Policing the Innocent Domestically and Abroad: Muneera Shariff Gardezi


You will kill 10 of our men, and we will kill 1 of yours, and in the end it will be you who tire of it. –  Ho Chi Minh

BY Muneera Shariff Gardezi
We’re never told secrets at a young age.  No one tells us that our noses are in fact intact when an uncle pinches them off.  No one tells us that tooth fairies are just our parents slipping loose change under our pillows.  And, no one ever tells us that a police officer can take your life just as easily as a murderous criminal.  We hear about these secrets as we get older though, and we wish they were still secrets because the truth is much harder to swallow.  Ironically, the ones that are meant to protect us are the ones breaking apart our communities, destroying families and killing the innocent by the dozens.  It’s not much different than hunting season, except the game are people of color.

On February 4, 1999, Amadou Diallo, a Guinean immigrant, was walking home when he was accosted by four police officers who thought he fit the description of a serial rapist, who had already been caught unbeknownst to the cops.  Diallo put his hand in his jacket to pull out his wallet for identification when he was shot a total of 41 times.  The officers were tried, but as they were acting out of self-defense, they were acquitted.

More recently, a 22 year old named Oscar Grant was shot in the back point blank as he was on the ground by an Oakland BART police officer, Johannes Mehserle.  What Diallo didn’t benefit from are the multiple camera phones that caught this incident.  Immediately after the execution, videos surfaced all over the internet and spread virally.  The response was unanimous – this was racial profiling, police brutality, and a murder.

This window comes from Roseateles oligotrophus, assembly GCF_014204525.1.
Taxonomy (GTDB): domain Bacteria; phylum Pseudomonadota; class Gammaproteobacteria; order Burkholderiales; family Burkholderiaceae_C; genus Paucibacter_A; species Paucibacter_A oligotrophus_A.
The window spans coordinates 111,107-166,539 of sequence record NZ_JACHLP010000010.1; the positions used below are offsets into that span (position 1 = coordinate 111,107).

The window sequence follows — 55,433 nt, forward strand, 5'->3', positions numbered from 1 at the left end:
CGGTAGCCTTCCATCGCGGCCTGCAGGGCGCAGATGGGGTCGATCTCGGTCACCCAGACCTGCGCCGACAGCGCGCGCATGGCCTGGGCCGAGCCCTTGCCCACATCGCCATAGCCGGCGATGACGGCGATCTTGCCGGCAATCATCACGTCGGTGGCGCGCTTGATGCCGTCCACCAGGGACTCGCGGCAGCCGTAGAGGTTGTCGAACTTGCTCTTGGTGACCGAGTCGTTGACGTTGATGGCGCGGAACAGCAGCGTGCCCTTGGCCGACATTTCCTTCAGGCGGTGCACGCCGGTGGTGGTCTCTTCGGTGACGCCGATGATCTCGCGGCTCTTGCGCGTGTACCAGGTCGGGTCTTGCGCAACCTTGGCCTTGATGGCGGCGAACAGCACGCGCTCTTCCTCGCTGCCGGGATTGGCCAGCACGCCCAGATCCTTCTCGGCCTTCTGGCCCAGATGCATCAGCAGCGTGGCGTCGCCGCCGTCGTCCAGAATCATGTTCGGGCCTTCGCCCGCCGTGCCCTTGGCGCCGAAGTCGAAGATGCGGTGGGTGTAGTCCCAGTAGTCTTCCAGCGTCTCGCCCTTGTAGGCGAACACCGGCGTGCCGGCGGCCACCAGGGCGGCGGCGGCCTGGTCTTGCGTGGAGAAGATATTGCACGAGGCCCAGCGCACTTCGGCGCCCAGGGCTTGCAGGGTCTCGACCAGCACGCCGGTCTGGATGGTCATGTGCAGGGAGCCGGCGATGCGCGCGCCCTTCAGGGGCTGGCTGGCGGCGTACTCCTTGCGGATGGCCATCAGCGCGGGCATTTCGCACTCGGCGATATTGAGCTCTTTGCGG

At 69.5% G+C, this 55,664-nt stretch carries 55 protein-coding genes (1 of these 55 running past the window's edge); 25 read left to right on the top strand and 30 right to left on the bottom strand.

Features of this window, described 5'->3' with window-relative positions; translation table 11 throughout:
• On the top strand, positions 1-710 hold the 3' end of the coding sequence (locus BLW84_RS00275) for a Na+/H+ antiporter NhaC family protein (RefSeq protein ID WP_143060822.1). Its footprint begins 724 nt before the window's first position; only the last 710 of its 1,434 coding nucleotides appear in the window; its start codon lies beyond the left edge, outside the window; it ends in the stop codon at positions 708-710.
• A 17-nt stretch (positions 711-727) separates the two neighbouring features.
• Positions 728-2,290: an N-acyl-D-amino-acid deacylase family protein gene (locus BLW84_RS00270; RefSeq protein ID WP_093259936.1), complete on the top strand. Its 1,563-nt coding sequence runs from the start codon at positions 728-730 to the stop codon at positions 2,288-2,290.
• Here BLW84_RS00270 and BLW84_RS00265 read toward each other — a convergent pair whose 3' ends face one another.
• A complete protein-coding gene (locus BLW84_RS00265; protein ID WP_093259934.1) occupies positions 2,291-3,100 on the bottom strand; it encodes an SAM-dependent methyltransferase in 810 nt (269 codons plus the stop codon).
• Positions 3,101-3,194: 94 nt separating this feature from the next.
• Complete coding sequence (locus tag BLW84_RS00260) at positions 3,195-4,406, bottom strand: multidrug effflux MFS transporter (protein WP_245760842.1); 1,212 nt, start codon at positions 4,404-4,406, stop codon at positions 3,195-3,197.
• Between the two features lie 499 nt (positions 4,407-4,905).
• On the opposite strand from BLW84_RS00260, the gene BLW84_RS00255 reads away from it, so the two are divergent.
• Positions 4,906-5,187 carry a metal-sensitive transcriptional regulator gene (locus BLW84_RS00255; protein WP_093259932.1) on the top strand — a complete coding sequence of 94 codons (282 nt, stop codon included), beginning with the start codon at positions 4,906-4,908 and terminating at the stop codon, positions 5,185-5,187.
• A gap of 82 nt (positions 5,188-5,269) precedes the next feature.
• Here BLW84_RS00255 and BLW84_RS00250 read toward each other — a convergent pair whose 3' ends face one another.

These two incidents are not isolated.  In fact, they represent a larger spectrum of issues that shed light on the power dynamics of our authority figures.  Domestically and internationally force has been used by people in power to maintain the status quo and prevent any sort of movement of marginalized groups.  Over the last few days we have seen how this display of abusive power has manifested itself through the Israel Defense Force’s (IDF) attack on foreign aide providers.

For people of color, this means that unfounded fear and systemic racism will perpetuate violence on our people.  Systems that are in place will cover these crimes up and continue to tell us that we as a people do not have the right to live freely, that we do not have ownership of our bodies, and that ultimately anything can be done to us, in broad daylight, and nothing can be done about it.

Muslims are not immune to this pandemic.  Usman Chaudhary, a 21 year old autistic Pakistani-American male was shot multiple times by the police for allegedly carrying a knife in his pocket.  More commonly, Muslims continue to be targeted by the FBI and CIA by similar coercive tactics that are aimed to censor, detail and eventually deport Muslims.  Recent CAIR reports have shown that the number of Muslims being contacted by the FBI in Southern California has dramatically risen.  The Islamophobia in the west has created a space where fear and hostility towards Muslims is socially and systemically accepted.

Oscar Grant is representative of the many people of color who are victims of the power abuse from authority figures within and outside the United States.  However, unlike the unheard cries of those that are no longer with us, Grant’s case may act as the first step in bringing hope to this lone lineage of injustice.  This is the first time a police officer is being tried for murder, and that means that the alleged suspect will be treated as a civilian, not an official protected by a broader police federation.  If the trial convicts Mehserle, then it will forever set a precedent that there are repercussions for a police officer’s actions, that they will no longer be able to hide behind their badge and potentially realize that they are here to protect the community, not private property.